well,” Anderson says. “The overall effect has been less cow beef production in recent weeks, supporting the 90% lean fresh beef price, the wholesale cutout value, and the cull cow price.”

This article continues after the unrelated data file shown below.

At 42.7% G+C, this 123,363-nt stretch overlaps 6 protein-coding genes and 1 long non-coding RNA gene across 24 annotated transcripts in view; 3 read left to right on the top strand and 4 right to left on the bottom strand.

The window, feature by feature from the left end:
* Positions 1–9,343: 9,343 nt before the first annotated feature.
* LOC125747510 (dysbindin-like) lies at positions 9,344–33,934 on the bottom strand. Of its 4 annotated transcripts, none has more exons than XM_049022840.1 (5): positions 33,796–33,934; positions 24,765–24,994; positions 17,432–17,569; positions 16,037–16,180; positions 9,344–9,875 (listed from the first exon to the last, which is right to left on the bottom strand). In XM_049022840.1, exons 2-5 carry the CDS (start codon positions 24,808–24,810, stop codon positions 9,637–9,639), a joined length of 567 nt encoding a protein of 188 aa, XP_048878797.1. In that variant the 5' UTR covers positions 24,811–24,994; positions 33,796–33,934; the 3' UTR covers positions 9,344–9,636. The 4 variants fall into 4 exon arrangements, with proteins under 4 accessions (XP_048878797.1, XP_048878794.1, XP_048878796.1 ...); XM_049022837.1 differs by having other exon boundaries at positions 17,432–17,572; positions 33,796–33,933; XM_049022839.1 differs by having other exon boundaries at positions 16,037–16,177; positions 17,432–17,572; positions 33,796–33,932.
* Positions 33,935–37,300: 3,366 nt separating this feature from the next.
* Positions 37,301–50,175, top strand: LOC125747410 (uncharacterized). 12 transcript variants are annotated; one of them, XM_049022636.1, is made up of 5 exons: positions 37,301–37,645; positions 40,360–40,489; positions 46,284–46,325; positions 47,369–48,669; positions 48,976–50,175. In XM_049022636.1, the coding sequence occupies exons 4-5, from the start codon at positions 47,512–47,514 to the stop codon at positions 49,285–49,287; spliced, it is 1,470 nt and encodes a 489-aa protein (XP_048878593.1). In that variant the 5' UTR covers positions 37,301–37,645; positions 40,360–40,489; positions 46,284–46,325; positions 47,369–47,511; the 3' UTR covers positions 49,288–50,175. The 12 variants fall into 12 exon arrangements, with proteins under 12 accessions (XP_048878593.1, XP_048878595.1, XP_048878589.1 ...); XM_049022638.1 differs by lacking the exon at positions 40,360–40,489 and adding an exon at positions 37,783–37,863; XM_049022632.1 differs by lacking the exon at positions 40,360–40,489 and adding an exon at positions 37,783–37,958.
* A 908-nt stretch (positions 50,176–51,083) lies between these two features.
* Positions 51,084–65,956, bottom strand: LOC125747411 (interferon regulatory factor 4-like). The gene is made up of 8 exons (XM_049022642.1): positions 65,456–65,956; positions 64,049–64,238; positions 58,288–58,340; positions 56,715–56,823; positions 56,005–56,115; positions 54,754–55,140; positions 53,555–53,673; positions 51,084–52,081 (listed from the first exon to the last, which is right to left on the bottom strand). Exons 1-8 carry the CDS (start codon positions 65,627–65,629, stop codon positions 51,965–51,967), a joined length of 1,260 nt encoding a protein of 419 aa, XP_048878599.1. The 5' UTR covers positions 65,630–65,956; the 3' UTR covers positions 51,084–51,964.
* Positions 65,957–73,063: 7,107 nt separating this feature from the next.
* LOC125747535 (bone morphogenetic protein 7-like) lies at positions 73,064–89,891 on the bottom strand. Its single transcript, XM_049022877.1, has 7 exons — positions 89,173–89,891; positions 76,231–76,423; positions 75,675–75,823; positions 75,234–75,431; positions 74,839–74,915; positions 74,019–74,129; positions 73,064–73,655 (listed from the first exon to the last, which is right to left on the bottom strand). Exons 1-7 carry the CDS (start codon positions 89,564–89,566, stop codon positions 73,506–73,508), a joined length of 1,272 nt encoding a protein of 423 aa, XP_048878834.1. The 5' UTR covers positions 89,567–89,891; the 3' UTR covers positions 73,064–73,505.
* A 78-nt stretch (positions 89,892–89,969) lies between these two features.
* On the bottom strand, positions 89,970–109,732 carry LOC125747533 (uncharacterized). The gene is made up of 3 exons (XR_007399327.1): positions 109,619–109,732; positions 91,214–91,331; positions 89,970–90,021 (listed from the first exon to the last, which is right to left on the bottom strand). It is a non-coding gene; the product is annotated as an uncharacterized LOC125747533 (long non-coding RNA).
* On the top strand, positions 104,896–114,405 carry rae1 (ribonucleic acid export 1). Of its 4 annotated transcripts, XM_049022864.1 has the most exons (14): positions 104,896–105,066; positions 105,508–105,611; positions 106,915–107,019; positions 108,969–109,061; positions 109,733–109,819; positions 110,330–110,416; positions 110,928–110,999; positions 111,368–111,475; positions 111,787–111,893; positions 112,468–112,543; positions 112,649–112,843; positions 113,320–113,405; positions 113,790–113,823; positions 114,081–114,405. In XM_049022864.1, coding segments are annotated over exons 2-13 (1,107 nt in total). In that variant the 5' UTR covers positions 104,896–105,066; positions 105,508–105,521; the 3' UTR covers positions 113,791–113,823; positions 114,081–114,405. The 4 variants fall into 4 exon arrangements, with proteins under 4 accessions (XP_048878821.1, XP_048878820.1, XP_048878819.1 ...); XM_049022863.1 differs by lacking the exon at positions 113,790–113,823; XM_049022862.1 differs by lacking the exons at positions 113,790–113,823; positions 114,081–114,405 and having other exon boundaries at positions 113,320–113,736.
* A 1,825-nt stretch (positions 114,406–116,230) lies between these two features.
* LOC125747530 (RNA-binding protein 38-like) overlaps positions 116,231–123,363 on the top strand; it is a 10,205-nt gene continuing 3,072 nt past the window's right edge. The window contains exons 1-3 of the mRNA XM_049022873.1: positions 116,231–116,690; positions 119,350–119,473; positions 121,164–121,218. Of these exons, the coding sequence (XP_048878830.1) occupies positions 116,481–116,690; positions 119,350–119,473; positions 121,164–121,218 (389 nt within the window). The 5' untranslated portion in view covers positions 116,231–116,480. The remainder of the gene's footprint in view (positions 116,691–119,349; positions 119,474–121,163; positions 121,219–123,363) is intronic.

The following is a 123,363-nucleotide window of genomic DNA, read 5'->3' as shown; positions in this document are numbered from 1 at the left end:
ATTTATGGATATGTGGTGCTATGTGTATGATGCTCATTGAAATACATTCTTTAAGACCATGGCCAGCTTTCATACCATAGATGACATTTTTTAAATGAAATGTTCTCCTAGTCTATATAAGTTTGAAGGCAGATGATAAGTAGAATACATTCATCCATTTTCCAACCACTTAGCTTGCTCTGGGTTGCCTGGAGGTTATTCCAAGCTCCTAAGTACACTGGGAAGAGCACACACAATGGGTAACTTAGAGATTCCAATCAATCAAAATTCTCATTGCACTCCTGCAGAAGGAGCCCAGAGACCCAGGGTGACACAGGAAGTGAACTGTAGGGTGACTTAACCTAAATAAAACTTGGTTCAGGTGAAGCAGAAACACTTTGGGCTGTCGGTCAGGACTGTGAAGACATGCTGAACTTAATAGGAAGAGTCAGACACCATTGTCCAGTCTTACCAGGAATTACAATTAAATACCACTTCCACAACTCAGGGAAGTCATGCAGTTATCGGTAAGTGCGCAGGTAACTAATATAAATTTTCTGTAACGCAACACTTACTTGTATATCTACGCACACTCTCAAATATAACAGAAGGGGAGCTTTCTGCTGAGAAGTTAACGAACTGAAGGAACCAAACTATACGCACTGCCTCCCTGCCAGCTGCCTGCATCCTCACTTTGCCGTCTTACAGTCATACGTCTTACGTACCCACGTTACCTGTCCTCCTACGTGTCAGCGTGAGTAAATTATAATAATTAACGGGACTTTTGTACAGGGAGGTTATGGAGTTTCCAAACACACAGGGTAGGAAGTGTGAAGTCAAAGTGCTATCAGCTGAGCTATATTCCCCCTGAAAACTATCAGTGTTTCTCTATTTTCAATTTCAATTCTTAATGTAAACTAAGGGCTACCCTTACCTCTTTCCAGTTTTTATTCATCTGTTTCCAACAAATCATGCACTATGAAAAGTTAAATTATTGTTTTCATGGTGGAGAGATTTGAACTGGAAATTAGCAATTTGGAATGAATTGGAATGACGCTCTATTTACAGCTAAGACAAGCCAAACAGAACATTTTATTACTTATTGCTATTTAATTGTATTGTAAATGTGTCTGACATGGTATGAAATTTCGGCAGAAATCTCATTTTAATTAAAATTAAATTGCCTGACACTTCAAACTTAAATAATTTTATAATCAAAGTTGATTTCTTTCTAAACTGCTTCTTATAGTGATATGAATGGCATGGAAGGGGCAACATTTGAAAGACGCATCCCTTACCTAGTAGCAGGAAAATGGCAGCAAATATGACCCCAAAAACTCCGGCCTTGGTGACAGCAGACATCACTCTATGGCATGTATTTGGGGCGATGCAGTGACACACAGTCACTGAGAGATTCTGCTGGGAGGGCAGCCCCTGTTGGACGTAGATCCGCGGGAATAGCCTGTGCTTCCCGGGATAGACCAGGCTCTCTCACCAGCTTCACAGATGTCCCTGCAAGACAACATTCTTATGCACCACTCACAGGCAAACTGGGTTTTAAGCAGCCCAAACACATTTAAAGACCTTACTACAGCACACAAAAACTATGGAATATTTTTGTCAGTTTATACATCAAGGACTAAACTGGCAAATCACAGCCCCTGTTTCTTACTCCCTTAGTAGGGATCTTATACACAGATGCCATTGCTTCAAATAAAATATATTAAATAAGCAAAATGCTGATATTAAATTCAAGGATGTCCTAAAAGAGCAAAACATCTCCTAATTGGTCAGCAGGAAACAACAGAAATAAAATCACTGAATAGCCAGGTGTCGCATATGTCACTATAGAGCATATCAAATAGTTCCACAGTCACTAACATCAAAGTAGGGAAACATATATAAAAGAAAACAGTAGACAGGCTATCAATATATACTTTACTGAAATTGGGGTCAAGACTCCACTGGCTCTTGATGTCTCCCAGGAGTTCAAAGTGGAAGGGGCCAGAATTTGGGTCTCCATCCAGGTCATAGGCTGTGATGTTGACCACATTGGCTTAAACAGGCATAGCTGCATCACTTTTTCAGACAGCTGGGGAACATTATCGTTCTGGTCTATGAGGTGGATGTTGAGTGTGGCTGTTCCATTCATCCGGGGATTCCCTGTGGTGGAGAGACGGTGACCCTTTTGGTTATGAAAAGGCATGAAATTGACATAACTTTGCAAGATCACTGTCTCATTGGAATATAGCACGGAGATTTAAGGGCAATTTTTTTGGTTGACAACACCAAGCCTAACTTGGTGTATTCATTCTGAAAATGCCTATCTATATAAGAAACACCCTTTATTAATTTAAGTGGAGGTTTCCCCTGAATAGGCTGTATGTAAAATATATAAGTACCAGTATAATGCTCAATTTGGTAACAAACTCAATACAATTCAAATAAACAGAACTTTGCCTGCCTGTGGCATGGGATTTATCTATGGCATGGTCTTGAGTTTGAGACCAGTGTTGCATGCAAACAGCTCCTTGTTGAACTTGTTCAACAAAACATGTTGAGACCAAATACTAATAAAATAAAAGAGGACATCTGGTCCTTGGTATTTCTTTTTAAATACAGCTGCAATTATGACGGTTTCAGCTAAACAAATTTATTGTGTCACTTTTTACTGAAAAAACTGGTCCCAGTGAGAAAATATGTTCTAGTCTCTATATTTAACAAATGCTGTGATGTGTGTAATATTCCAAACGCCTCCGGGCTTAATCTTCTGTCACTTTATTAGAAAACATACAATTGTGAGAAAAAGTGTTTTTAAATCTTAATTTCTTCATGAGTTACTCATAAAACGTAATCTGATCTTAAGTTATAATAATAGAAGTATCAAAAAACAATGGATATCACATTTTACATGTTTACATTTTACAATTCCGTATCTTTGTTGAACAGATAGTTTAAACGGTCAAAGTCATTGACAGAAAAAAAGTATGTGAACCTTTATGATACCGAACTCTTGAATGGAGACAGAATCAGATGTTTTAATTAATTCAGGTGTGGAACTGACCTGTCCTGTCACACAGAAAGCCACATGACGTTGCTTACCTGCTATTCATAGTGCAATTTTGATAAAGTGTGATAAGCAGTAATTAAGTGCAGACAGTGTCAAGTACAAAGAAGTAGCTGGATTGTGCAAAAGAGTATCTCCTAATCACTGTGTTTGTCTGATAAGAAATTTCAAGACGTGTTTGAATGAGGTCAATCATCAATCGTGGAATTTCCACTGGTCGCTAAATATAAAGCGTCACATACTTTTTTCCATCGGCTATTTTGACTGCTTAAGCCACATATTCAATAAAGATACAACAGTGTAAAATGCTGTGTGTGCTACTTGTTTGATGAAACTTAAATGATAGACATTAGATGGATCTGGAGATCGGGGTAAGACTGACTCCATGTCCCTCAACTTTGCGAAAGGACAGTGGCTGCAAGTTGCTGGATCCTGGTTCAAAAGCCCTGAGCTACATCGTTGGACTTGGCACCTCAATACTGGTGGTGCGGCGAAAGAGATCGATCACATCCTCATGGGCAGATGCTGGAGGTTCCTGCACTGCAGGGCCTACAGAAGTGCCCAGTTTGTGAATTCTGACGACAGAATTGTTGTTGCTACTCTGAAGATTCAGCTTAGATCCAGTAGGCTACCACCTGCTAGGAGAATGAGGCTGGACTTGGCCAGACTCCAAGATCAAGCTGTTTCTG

International Demand Offers Support U.S. beef exports in July (most recent data available) held mainly steady with the previous year’s strong pace, according to data released by USDA and compiled by the U.S. Meat Export Federation (USMEF). Beef exports increased 1% in volume year-over-year at 117,842 metric tons (mt), while export value of $720.4 million was down slightly from a year earlier, but still the seventh-highest monthly total on record. For January-July, beef exports were 2% less than the same period last year at 766,607 mt. Beef export value of $4.75 billion was slightly below last year’s record pace. Beef export value per head of fed slaughter averaged $308.47 in July, down 7% from a year ago, while January-July export value averaged $311.51 per head, down 2%. U.S. cattle producers received added positive news in August with the announcement that the U.S. and Japan reached agreement, in principal, on a bilateral trade pact. In terms of value, Japan continues to be the leading customer for U.S. beef. The U.S. tariff disadvantage in Japan increased when the U.S. withdrew from the Trans-Pacific Partnership (TPP), while the other 11 nations involved in TPP ultimately agreed to the Comprehensive and Progressive Trans-Pacific Partnership (CPTPP). With it, key U.S. beef export competitors, including Australia and Canada, gained tariff advantage over the U.S. on beef exports to Japan. “This announcement is tremendous news for U.S. farmers and ranchers, and for everyone in the red meat supply chain, because it will level the playing field for U.S. pork and beef in the world’s most competitive red meat import market,” said Dan Halstrom, president and CEO of the USMEF. “It is also a very positive development for our customer base in Japan, which USMEF and our industry partners have spent decades building. These customers have been very loyal to U.S. pork and beef, but our exports to Japan could not reach their full potential under Japan’s current tariff structure.” Editor’s Note: In addition to his writings for F&R Livestock Resource, Wes Ishmael also writes and produces Cattle Current—a convenient, one-stop glance at daily cattle markets. The website, daily e-mail newsletter and daily podcast include market highlights. For more information, visit CattleCurrent.com.